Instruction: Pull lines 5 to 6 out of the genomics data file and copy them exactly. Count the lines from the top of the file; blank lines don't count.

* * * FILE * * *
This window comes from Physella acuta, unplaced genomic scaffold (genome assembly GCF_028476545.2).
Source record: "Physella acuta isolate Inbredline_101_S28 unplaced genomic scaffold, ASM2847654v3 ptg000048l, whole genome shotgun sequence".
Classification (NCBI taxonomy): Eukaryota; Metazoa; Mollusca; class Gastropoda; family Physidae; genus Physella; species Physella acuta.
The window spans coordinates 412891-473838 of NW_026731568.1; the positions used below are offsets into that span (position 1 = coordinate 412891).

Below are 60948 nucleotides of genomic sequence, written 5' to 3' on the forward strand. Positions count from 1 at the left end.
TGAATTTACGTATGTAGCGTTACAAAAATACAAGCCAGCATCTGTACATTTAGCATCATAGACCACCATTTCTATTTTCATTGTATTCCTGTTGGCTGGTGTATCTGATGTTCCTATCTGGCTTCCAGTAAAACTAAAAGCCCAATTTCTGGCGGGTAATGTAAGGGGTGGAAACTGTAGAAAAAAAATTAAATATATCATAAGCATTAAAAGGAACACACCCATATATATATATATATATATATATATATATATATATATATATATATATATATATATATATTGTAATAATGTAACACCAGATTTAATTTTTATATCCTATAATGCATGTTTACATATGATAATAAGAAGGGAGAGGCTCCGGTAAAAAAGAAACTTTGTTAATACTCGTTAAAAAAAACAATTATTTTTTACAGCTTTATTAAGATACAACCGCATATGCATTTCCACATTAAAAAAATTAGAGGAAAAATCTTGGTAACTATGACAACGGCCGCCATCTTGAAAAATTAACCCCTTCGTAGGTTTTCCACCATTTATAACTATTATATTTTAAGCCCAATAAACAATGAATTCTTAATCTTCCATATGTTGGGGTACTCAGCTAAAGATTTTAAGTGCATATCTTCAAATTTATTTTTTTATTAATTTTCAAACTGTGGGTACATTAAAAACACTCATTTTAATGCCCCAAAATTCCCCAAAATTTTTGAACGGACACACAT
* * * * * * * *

Below are 60948 nucleotides of genomic sequence, written 5' to 3' on the forward strand. Positions count from 1 at the left end.
TGAATTTACGTATGTAGCGTTACAAAAATACAAGCCAGCATCTGTACATTTAGCATCATAGACCACCATTTCTATTTTCATTGTATTCCTGTTGGCTGGTGTATCTGATGTTCCTATCTGGCTTCCAGTAAAACTAAAAGCCCAATTTCTGGCGGGTAATGTAAGGGGTGGAAACTGTAGAAAAAAAATTAAATATATCATAAGCATTAAAAGGAACACACCCATATATATATATATATATATATATATATATATATATATATATATATATATATATATATATTGTAATAATGTAACACCAGATTTAATTTTTATATCCTATAATGCATGTTTACATATGATAATAAGAAGGGAGAGGCTCCGGTAAAAAAGAAACTTTGTTAATACTCGTTAAAAAAAACAATTATTTTTTACAGCTTTATTAAGATACAACCGCATATGCATTTCCACATTAAAAAAATTAGAGGAAAAATCTTGGTAACTATGACAACGGCCGCCATCTTGAAAAATTAACCCCTTCGTAGGTTTTCCACCATTTATAACTATTATATTTTAAGCCCAATAAACAATGAATTCTTAATCTTCCATATGTTGGGGTACTCAGCTAAAGATTTTAAGTGCATATCTTCAAATTTATTTTTTTATTAATTTTCAAACTGTGGGTACATTAAAAACACTCATTTTAATGCCCCAAAATTCCCCAAAATTTTTGAACGGACACACAT